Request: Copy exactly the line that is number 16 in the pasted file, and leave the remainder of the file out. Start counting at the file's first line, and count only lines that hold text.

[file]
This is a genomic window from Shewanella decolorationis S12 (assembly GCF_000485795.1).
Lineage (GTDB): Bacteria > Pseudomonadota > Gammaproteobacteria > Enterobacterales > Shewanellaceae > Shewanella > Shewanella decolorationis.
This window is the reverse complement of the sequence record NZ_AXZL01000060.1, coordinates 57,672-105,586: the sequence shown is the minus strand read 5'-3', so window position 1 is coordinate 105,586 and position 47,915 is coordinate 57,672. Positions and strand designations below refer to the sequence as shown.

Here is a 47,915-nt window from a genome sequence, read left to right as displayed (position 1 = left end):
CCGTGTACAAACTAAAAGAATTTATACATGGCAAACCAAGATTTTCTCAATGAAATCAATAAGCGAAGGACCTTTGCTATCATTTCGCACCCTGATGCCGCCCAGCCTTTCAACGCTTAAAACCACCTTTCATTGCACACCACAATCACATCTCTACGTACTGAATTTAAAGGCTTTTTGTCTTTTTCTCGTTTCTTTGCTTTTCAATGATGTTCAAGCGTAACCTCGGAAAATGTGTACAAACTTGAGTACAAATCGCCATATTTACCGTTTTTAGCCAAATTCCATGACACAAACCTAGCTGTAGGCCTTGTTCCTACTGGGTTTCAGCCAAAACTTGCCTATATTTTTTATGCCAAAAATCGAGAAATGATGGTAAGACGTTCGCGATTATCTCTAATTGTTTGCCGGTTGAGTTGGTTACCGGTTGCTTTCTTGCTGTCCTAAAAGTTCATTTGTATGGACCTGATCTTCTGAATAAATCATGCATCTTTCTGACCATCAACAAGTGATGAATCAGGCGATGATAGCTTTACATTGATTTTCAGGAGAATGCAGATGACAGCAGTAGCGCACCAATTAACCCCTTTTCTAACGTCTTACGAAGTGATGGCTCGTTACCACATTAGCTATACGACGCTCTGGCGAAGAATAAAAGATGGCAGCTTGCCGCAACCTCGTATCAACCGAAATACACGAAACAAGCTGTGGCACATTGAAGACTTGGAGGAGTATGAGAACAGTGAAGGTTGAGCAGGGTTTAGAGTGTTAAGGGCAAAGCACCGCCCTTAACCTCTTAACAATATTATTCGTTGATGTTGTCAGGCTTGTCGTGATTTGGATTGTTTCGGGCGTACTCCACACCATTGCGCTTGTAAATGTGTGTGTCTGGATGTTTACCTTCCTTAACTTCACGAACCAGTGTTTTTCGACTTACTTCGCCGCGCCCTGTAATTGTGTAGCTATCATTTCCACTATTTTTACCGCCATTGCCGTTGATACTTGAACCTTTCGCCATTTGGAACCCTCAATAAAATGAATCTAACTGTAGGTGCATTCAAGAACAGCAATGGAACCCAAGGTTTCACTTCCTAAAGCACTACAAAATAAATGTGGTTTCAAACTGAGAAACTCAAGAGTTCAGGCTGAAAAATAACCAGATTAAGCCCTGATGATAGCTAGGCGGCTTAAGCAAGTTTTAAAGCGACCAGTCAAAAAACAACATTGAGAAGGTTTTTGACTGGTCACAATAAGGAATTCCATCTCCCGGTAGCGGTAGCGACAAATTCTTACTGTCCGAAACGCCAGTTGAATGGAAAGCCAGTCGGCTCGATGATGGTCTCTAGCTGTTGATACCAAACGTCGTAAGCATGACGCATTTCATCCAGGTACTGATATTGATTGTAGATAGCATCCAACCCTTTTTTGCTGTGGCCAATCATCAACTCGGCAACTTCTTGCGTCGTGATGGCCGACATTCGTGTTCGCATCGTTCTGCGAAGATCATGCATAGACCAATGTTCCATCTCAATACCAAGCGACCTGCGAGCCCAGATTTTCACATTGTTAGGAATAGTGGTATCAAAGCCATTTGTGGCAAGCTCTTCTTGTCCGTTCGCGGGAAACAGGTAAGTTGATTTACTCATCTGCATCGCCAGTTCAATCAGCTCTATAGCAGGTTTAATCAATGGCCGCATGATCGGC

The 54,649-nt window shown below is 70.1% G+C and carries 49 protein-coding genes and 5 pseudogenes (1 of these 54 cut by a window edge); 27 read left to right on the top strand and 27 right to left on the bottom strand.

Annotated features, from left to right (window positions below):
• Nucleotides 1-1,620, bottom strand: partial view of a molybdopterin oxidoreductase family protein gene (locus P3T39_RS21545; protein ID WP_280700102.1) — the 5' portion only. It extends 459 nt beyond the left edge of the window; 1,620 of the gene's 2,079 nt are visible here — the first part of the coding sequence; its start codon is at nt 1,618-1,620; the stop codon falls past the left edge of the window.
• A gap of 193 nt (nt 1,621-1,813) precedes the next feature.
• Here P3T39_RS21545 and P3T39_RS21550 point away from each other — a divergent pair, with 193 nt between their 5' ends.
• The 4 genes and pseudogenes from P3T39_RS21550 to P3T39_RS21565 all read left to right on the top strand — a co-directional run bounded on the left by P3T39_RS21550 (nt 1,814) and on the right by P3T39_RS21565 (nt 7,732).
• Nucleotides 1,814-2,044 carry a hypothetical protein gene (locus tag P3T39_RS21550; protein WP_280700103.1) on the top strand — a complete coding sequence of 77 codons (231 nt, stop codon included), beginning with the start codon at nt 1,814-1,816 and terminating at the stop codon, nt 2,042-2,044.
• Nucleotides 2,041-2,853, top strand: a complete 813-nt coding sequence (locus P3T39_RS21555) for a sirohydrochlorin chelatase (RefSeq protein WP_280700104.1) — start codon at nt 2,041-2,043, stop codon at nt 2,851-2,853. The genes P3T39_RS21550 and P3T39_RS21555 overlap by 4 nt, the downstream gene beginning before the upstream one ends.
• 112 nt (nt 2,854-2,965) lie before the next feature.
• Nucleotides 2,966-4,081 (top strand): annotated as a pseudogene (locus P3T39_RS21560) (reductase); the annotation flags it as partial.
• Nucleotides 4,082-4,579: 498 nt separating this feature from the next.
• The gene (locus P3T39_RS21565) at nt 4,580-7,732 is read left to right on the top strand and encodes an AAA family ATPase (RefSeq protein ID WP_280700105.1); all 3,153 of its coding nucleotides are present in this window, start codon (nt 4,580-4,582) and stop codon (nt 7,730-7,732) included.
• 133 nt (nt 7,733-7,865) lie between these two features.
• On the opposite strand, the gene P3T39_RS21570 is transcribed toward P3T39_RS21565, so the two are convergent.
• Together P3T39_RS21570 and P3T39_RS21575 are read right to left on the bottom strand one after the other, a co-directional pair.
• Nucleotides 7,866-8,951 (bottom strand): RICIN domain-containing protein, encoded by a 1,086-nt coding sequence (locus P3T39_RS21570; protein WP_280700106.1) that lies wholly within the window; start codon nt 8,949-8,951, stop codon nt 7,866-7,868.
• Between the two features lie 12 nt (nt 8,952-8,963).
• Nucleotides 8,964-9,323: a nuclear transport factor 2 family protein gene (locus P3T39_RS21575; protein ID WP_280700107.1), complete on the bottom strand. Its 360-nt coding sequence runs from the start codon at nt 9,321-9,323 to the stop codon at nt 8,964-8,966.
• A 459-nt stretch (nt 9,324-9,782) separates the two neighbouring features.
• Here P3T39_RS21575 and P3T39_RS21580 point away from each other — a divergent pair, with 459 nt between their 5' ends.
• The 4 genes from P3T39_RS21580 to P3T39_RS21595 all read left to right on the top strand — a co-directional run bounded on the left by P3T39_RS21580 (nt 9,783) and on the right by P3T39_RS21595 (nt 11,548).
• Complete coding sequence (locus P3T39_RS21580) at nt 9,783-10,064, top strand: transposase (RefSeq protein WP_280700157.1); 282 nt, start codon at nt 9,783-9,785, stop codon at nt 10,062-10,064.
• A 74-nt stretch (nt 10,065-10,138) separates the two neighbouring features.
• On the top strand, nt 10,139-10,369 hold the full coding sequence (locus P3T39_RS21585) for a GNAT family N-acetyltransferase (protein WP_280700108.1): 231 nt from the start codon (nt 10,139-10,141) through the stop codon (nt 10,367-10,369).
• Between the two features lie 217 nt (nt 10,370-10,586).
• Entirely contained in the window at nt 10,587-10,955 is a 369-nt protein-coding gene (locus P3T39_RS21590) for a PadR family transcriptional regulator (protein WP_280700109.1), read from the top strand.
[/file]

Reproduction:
• Nucleotides 4,082-4,579: 498 nt separating this feature from the next.